The fallout from Justin Trudeau’s brownface photo

A leading academic expert on blackface in Canada says Trudeau’s lapse wasn’t unusual for the time, but this campaign disaster is anything but ordinary

When Cheryl Thompson, a professor at Ryerson University in Toronto, and author of Beauty in a Box: Detangling the Roots of Canada’s Black Beauty Culture, heard the news that Justin Trudeau had covered his face in heavy brown makeup to dress up as Aladdin for an Arabian Nights-themed party in 2001, she didn’t think first of her extensive academic research into the history of blackface in Canada.

Instead, Thompson’s memory flew back to one Halloween when she was a high school student in the Toronto suburb of Scarborough in the mid-1990s, and a teacher showed up for the school day in a blackface costume. “Nobody called the news. There was no brouhaha,” she said in an interview. “Different times. I remember thinking it was crazy, but I didn’t think it was racist.”

She does now, of course. While researching Canada’s black beauty culture at McGill University, Thompson discovered that blackface pops up frequently in Canadian archives going back to the mid-19th century. Not just a feature of the entertainment business, blackface existed in sports and social clubs, summer camps and company settings—and high schools.

Trudeau was a teacher when a photograph of him in the costume—discovered and reported on today by Time magazine—was snapped in the spring of 2001. He was 29 years old, teaching at West Point Grey Academy, a Vancouver private school, and the photo was printed in the school’s yearbook. He’s wearing a theatrical turban, too, gathered close with four happy-looking young women in party dresses.

Trudeau repeatedly apologized in a news conference held this evening on his campaign plane. “I didn’t consider it a racist action at the time, but now we know better,” he said. “This was something that was unacceptable, and, yes, racist.”

READ MORE: Justin Trudeau’s face

Thompson watched that news conference on TV and credited Trudeau for accepting without equivocation that what he had done was racist, rather than deflecting the word that many public figures least want pinned to their actions. “I’m satisfied with that at the first level,” she said.

She said blackface was not nearly so widely denounced in 2001 as it is now. “A lot people of a certain age, if they didn’t do it, they were at a party where somebody did it,” she said. “Think of those four women in the picture—they’re smiling. They don’t seem offended.”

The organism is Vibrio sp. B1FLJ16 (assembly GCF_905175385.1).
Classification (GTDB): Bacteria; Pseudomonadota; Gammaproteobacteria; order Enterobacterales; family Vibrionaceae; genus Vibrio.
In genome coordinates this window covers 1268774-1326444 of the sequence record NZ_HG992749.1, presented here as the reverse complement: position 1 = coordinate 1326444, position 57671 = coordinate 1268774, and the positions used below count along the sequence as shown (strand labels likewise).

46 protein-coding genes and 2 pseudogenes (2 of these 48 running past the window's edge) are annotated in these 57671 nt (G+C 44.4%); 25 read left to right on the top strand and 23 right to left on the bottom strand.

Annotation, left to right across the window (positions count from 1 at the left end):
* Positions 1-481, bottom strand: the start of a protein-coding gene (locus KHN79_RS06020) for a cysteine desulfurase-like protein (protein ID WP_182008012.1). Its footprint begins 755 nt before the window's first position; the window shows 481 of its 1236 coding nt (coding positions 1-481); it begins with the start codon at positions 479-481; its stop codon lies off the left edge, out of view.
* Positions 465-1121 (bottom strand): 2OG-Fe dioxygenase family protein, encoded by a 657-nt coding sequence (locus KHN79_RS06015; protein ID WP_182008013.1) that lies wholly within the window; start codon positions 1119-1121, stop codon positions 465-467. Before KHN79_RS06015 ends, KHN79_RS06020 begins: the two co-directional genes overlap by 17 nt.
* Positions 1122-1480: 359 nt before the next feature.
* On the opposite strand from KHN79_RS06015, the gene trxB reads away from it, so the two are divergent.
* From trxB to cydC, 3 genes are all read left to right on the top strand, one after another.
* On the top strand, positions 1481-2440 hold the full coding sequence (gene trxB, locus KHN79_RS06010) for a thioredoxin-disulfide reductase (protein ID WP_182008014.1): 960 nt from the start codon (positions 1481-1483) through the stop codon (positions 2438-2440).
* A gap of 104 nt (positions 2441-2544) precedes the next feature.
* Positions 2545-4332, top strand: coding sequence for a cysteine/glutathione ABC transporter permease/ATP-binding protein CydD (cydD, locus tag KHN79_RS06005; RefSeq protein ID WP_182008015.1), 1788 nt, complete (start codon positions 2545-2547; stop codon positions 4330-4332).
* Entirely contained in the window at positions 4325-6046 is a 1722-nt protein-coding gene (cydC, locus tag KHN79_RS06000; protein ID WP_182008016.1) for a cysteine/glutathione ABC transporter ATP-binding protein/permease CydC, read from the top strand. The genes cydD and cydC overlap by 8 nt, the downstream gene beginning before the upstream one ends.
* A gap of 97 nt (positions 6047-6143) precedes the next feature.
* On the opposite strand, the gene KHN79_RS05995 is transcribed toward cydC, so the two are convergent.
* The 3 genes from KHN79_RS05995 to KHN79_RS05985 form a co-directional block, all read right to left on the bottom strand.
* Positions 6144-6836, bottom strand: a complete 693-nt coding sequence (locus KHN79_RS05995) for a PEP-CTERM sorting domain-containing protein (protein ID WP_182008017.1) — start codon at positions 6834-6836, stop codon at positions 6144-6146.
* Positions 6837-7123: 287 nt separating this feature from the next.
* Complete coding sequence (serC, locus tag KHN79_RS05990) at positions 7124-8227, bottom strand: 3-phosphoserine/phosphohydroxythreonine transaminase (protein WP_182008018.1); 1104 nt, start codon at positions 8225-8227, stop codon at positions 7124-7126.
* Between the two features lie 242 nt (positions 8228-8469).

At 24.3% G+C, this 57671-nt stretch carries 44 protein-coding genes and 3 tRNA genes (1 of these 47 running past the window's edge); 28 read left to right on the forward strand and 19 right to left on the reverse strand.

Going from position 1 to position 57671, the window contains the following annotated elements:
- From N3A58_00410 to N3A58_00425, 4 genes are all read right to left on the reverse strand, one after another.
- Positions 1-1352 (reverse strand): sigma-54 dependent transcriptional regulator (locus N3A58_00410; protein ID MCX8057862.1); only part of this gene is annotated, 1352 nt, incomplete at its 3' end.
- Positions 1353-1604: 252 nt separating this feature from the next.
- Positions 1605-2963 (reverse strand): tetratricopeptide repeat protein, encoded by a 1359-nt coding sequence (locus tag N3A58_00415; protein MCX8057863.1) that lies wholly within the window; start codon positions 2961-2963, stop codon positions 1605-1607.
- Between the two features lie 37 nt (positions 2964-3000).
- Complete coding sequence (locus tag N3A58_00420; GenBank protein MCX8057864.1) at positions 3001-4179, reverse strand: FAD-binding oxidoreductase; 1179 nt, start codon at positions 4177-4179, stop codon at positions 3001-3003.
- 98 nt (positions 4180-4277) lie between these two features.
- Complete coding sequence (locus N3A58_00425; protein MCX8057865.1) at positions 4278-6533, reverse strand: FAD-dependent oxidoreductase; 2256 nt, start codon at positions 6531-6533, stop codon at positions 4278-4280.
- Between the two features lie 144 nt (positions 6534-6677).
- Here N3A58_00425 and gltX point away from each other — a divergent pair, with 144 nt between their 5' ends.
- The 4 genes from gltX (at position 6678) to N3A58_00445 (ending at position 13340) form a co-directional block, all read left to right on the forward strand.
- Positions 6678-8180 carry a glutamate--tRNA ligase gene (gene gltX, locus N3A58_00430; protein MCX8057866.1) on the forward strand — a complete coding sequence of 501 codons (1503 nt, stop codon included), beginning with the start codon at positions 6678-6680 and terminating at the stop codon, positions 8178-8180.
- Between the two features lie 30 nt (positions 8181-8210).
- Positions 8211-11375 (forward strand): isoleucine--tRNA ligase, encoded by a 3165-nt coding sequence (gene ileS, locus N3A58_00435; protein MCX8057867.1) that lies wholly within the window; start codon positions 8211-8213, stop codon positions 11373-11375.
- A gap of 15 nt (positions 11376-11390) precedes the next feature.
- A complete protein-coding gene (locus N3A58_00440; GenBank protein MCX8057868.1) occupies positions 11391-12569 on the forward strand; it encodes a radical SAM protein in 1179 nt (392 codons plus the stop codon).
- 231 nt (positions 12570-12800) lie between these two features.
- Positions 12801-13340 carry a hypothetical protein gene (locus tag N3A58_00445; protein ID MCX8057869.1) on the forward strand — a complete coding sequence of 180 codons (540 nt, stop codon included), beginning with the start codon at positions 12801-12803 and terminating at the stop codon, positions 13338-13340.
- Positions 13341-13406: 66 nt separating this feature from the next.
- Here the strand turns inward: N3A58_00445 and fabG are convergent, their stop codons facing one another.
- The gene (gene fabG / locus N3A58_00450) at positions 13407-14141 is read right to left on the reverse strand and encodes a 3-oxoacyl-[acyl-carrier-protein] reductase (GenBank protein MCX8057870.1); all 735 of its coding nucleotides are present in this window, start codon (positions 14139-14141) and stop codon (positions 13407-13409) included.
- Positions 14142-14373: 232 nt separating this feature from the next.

Blackface has a long, troubling history in Canada, but Thompson has written that it is “rarely framed as a ‘Canadian’ pastime,” in contrast to the wider acknowledgement of how deeply rooted it is in American culture. In Canada, there’s a tendency, she says, to minimize blackface as “a few students and/or teachers making ‘innocent’ mistakes.”

Still, there seemed little chance that this fall’s Liberal campaign will be able to avoid serious backlash over the Trudeau photo. It undermines his carefully cultivated brand as a politician who champions diversity. His first campaign as Liberal leader in 2015 was credited with helping boost turnout significantly among visible-minority voters. For example, Statistics Canada said turnout among recent immigrants from Africa soared 22 per centage points in 2015 over the 2011 election, while voting rates among recent immigrants from West Central Asia and the Middle East jumped by 22 percentage points.

How much damage it causes the party on the path to the Oct. 21 vote, though, remains to be seen. It seems likely to make the Liberals think twice about continuing with their tactic of exposing evidence of past intolerance or insensitivity from Conservative candidates. Communications consultant Jason Lietaer, a veteran Conservative strategist, said an incident like this one would derail any federal Tory leader’s campaign. “If this was Andrew Scheer or Stephen Harper, there’s no way they would make it to the finish line, or, if they did, have a chance of winning,” Lietaer said in an interview.

There would be intense pressure from inside the Conservative party to step down, he said, along with demands for a resignation from the opposition parties and pundits. Yet he didn’t recommend that Scheer go fully on the offensive. “Make a statement. Let Canadians judge for themselves,” Lietaer said, adding that the best strategy when your opponent is stumbling badly is to stand back and let them keep falling.

Later in the evening, however, Scheer reacted in the strongest terms. “Wearing brownface is an act of open mockery and racism. It was just as racist in 2001 as it is in 2019,” Scheer said, describing Trudeau as having showing himself to be a politician with “a complete lack of judgement and integrity, and someone who is not fit to govern this country.”

Compounding the issue for Trudeau is the fact that Jagmeet Singh, the NDP leader, is a turban-wearing Sikh. Singh’s statement after he saw the photo was emotional. “Seeing this image today—the kids that see this image—the people that see this image—are going to think about all the times in the life that they were made fun of, that they were hurt, that they were hit, that they were insulted, that they were made to feel less because of who they are,” he said.

Trudeau said he had already talked by phone with some of his political colleagues who might be personally affronted by the picture. He didn’t name them, but his cabinet includes, for example, Defence Minister Harjit Sajjan and Innovation Minister Navdeep Bain, both turban-wearing Sikhs. Thompson said she hopes they don’t let him off easily. “To these people,” Thompson said, “they should be confronting him.”


Looking for more?

Get the Best of Maclean's sent straight to your inbox. Sign up for news, commentary and analysis.